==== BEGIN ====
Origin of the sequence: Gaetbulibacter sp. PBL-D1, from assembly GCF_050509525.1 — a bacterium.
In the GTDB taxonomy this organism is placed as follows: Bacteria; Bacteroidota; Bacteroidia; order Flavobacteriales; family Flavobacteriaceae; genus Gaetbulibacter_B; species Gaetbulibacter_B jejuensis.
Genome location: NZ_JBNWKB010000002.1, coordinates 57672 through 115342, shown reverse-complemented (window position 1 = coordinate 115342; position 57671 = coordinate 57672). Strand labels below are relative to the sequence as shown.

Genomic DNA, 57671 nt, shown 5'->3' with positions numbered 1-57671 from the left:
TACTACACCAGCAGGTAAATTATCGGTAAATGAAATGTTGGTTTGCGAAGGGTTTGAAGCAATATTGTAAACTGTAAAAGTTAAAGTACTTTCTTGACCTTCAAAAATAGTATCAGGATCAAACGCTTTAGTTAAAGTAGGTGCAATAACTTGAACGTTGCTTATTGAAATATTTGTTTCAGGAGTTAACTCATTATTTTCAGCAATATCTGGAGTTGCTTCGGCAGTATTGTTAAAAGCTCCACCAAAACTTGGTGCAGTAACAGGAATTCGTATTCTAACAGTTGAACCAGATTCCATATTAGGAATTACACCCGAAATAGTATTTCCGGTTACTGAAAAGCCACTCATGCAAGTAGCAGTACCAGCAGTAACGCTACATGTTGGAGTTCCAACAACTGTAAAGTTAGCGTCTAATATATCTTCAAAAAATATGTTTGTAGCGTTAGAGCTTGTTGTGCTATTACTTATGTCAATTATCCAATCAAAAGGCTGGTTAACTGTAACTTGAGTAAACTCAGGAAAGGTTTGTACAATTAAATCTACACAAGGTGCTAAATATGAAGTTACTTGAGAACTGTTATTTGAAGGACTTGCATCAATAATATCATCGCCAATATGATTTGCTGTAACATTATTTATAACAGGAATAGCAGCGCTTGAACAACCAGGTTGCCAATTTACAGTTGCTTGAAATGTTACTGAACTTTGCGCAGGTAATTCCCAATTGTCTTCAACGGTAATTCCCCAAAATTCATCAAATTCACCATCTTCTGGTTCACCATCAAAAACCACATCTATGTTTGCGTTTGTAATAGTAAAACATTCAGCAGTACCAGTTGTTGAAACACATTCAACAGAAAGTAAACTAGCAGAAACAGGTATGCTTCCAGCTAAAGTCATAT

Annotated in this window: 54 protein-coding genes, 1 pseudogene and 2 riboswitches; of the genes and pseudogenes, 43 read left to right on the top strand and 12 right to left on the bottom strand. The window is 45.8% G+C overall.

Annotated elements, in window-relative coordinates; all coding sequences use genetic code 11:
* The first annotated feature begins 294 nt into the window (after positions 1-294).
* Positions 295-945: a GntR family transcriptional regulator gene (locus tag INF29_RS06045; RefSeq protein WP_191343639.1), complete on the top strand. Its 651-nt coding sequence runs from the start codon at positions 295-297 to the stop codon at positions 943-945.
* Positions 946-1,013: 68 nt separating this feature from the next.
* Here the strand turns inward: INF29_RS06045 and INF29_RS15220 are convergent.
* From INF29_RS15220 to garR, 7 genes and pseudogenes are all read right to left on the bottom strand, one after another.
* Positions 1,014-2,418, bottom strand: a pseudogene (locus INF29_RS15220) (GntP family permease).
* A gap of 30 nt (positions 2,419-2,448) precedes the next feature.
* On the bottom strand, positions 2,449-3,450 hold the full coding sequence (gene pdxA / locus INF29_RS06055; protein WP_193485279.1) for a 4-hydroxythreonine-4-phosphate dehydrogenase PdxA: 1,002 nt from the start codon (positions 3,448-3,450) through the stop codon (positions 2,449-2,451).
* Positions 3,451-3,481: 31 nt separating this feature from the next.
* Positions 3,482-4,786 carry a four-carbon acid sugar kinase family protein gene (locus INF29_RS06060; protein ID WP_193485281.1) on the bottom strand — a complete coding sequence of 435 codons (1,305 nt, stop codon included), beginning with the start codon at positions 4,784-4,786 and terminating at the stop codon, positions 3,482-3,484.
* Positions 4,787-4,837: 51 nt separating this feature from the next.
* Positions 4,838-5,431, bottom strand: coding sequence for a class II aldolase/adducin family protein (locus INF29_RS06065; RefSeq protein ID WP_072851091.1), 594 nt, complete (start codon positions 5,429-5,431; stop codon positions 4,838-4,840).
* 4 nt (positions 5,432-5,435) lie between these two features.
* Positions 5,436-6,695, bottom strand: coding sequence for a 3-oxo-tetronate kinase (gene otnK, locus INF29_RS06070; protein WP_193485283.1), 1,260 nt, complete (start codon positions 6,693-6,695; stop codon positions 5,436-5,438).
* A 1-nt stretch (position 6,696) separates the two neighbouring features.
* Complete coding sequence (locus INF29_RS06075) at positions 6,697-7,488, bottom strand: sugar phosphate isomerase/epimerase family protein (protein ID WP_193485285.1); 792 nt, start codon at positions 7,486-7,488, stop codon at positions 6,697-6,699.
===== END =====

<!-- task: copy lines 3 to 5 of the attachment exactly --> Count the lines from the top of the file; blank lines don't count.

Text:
Genome location: NZ_JBNWKB010000002.1, coordinates 57672 through 115342, shown reverse-complemented (window position 1 = coordinate 115342; position 57671 = coordinate 57672). Strand labels below are relative to the sequence as shown.

Genomic DNA, 57671 nt, shown 5'->3' with positions numbered 1-57671 from the left:
TACTACACCAGCAGGTAAATTATCGGTAAATGAAATGTTGGTTTGCGAAGGGTTTGAAGCAATATTGTAAACTGTAAAAGTTAAAGTACTTTCTTGACCTTCAAAAATAGTATCAGGATCAAACGCTTTAGTTAAAGTAGGTGCAATAACTTGAACGTTGCTTATTGAAATATTTGTTTCAGGAGTTAACTCATTATTTTCAGCAATATCTGGAGTTGCTTCGGCAGTATTGTTAAAAGCTCCACCAAAACTTGGTGCAGTAACAGGAATTCGTATTCTAACAGTTGAACCAGATTCCATATTAGGAATTACACCCGAAATAGTATTTCCGGTTACTGAAAAGCCACTCATGCAAGTAGCAGTACCAGCAGTAACGCTACATGTTGGAGTTCCAACAACTGTAAAGTTAGCGTCTAATATATCTTCAAAAAATATGTTTGTAGCGTTAGAGCTTGTTGTGCTATTACTTATGTCAATTATCCAATCAAAAGGCTGGTTAACTGTAACTTGAGTAAACTCAGGAAAGGTTTGTACAATTAAATCTACACAAGGTGCTAAATATGAAGTTACTTGAGAACTGTTATTTGAAGGACTTGCATCAATAATATCATCGCCAATATGATTTGCTGTAACATTATTTATAACAGGAATAGCAGCGCTTGAACAACCAGGTTGCCAATTTACAGTTGCTTGAAATGTTACTGAACTTTGCGCAGGTAATTCCCAATTGTCTTCAACGGTAATTCCCCAAAATTCATCAAATTCACCATCTTCTGGTTCACCATCAAAAACCACATCTATGTTTGCGTTTGTAATAGTAAAACATTCAGCAGTACCAGTTGTTGAAACACATTCAACAGAAAGTAAACTAGCAGAAACAGGTATGCTTCCAGCTAAAGTCATAT